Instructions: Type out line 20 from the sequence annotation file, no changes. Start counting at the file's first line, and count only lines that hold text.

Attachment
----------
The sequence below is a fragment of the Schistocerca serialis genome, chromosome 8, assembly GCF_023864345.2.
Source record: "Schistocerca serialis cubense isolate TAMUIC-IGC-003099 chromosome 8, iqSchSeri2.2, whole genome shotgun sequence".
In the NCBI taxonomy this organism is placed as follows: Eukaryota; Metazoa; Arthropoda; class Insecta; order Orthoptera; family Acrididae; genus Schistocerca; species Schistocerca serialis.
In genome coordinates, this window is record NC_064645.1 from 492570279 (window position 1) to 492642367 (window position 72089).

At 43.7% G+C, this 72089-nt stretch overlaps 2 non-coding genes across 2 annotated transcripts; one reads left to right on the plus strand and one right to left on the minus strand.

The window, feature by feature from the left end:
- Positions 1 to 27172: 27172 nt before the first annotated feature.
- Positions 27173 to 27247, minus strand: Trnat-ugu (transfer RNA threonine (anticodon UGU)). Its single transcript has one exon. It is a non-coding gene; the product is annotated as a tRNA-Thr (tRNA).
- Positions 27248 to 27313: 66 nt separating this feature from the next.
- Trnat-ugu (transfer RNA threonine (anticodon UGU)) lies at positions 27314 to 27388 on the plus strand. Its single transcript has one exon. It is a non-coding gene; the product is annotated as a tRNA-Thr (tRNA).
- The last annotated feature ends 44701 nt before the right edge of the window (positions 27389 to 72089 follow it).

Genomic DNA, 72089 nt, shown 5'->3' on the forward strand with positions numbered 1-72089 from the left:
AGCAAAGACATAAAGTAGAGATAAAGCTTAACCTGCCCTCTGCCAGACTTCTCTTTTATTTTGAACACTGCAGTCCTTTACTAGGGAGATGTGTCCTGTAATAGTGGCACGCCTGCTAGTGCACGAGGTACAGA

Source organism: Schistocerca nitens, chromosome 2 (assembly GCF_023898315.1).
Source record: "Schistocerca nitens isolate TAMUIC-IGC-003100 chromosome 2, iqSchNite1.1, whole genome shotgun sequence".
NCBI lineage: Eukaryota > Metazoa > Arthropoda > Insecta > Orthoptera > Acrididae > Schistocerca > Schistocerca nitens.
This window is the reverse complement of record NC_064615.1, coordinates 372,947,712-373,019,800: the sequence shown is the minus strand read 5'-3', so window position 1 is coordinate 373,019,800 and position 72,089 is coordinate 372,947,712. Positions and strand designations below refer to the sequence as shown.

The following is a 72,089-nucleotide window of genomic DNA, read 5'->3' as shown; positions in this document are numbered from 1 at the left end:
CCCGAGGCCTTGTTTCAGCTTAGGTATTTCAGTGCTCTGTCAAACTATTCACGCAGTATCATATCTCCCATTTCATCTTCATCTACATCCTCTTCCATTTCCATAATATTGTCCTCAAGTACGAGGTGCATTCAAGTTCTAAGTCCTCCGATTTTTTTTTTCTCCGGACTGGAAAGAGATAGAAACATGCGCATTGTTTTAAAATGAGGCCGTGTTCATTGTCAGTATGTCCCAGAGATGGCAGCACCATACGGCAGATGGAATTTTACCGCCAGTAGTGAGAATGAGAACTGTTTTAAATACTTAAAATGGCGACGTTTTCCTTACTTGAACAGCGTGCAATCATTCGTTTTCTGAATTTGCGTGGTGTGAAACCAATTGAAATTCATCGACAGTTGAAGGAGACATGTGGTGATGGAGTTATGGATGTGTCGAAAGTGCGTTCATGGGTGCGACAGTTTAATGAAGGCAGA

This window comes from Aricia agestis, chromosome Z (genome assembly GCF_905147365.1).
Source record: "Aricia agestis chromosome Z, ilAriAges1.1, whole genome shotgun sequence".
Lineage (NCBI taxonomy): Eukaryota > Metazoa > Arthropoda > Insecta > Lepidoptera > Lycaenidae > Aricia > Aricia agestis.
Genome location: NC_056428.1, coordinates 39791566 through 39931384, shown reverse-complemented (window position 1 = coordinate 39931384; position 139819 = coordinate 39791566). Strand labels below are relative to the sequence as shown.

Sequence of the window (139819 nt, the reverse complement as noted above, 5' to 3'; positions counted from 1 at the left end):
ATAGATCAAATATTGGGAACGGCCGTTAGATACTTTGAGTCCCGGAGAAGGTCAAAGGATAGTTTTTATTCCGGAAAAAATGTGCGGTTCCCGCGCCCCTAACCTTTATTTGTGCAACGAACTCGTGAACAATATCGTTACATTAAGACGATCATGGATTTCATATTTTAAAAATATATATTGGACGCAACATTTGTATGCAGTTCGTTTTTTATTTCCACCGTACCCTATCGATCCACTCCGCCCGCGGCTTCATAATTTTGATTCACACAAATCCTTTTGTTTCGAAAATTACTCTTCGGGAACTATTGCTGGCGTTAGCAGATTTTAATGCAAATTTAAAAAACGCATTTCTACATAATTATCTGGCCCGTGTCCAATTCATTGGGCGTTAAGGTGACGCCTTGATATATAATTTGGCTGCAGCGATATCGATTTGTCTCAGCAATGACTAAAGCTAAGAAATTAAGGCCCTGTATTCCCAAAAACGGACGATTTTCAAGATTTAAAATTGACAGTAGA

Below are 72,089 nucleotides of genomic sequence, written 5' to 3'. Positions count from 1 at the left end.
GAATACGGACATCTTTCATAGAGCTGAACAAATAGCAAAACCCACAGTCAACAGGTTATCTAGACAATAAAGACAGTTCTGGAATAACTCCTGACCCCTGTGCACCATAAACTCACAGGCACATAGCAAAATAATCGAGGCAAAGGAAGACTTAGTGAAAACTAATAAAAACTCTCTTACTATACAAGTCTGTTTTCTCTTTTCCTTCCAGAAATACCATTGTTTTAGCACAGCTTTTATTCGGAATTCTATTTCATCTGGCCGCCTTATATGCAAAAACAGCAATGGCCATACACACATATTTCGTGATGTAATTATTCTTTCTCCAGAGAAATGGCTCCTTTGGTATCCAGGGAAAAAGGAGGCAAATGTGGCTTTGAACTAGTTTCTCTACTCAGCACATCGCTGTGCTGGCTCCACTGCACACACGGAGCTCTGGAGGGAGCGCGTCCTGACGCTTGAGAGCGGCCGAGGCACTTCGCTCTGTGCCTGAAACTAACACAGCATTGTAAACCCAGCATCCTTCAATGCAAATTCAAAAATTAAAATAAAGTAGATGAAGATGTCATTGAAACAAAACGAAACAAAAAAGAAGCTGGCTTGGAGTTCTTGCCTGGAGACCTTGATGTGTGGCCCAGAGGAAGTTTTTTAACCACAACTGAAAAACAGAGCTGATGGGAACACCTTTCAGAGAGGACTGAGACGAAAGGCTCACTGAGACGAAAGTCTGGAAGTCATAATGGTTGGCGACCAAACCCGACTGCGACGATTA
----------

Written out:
This window comes from Aricia agestis, chromosome Z (genome assembly GCF_905147365.1).